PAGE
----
For years the art of storytelling through dance has been marginalized in favor of plotless exercises in “pure” movement. Many dance performances seem to mimic nouvelle cuisine; it is interesting to look at, even satisfying to the palette, but not always fulfilling. The Dallas Black Dance Theatre honors the black dance tradition and the dance theatre genre, while helping to move the art form into the 21st century.
The life of a bank clerk at the Government Savings Bank in Kingston, Jamaica was not going be Clive Thompson’s fate; he had been a performer for most of his life. Clive and his sister Norma had been childhood favorites in the local talent shows and were part of the “opening act” in Children’s Corner Club at the Saturday matinees. After seeing the Katherine Dunham Dance Company perform and a chance encounter with modern dance teacher Ivy Baxter he began formal dance classes.
Then the aspiring dancer saw the Martha Graham film A Dancer’s World, and he was determined to go to New York and study at the Martha Graham School of Contemporary Dance. During the summer of 1960 Clive had the opportunity to represent Jamaica at dance festivals in Cuba and Trinidad; and it was shortly after returning he decided to use his accumulated vacation time to visit New York City. He had no idea that this trip would be his “escape” from the confines of this mundane banking job, and the next great chapter in his artistic journey.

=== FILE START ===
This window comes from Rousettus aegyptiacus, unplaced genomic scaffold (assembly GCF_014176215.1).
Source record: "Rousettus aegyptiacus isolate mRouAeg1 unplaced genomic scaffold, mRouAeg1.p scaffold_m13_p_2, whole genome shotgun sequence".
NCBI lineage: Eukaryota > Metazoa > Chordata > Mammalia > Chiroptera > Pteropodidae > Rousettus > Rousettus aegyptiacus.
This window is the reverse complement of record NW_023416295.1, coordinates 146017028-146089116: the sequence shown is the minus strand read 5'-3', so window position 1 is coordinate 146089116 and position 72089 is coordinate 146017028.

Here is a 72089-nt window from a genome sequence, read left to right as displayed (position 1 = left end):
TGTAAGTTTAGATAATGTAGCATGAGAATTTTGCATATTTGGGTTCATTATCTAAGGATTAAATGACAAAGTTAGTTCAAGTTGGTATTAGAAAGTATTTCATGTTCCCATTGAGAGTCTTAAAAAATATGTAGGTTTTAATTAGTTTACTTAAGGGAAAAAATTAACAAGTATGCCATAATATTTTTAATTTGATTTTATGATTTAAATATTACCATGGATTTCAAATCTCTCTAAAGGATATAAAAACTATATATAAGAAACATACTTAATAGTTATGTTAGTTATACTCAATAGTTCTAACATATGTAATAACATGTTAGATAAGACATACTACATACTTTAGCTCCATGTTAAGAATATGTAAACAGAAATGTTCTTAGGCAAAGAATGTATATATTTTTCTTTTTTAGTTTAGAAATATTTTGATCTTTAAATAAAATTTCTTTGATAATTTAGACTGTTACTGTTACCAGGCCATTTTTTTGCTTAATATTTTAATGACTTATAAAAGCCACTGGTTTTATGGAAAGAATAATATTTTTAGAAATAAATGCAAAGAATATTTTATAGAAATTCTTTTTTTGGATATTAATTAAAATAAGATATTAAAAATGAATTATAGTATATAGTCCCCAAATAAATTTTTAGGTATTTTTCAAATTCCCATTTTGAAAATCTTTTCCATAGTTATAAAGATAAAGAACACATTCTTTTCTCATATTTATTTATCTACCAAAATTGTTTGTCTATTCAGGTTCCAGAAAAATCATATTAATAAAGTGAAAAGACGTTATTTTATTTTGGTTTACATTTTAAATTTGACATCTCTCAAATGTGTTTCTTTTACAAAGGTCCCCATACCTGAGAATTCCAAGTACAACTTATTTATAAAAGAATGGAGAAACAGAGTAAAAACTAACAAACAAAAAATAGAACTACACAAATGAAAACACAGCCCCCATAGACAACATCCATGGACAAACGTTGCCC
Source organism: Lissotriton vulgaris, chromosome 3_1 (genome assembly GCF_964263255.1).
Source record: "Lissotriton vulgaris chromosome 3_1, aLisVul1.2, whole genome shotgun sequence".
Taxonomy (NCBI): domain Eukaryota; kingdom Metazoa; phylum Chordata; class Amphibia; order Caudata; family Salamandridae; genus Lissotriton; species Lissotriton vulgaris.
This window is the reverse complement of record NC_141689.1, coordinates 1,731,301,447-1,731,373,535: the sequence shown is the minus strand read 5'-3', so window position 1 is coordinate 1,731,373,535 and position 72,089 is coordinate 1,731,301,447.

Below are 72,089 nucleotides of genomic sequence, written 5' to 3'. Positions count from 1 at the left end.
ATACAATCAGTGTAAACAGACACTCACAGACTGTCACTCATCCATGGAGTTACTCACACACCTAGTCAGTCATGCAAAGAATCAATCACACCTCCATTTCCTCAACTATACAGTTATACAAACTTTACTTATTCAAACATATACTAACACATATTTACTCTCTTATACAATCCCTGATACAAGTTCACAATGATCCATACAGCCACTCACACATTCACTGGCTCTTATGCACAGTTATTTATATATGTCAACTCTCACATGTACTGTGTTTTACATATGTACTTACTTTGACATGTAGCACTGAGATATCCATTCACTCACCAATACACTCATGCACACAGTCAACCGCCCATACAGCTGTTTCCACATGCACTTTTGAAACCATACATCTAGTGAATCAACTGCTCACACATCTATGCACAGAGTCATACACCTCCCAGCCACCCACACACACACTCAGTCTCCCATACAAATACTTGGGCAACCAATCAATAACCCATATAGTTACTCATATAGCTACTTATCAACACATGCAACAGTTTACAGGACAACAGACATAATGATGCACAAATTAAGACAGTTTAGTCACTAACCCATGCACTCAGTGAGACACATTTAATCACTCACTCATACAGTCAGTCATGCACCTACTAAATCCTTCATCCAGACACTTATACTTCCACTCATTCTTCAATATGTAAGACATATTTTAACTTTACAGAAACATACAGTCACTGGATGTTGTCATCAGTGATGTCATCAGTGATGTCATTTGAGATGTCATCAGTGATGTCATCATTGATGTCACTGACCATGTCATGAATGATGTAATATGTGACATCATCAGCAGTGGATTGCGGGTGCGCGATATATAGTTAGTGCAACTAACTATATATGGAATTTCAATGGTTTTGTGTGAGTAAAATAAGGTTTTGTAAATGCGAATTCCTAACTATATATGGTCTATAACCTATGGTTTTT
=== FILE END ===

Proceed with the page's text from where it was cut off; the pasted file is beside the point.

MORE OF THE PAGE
Clive arrived in New York City on August 17, 1960, and was met at the airport met by his Aunt Hazel and Uncle Boysie De Mercado. Hazel, a registered nurse, and Boysie, an electrical engineer, had immigrated many years earlier in pursuit of the American dream. The couple lived on Pacific Street in Brooklyn; and was eager to help their nephew navigate the city, and make a new life in the America’s most celebrated metropolis.
They not only provided him shelter, but also kept a protective and watchful eye of the young Jamaican transplant. “I had to be home by ten clock. If I was late my Aunt Hazel would lock the door and I had to knock to get in”, chuckled Clive. There was a warm look in his eyes as he recalled those times.
Boysie accompanied him to the Graham School, paid his ten-dollar registration fee and bought him a ten-class card for twenty dollars. During his second week of classes a small, diminutive women can into class and sat in the back of the room. The class suddenly exploded with energy and a surprising vigor. A bewildered Clive said to myself, “ What’s the matter with these Americans? They’re crazy! One minute they’re groaning and the next they are working like mad.” Before the end of the class the woman approached Clive and announced, “I am Martha Graham may I speak to you?”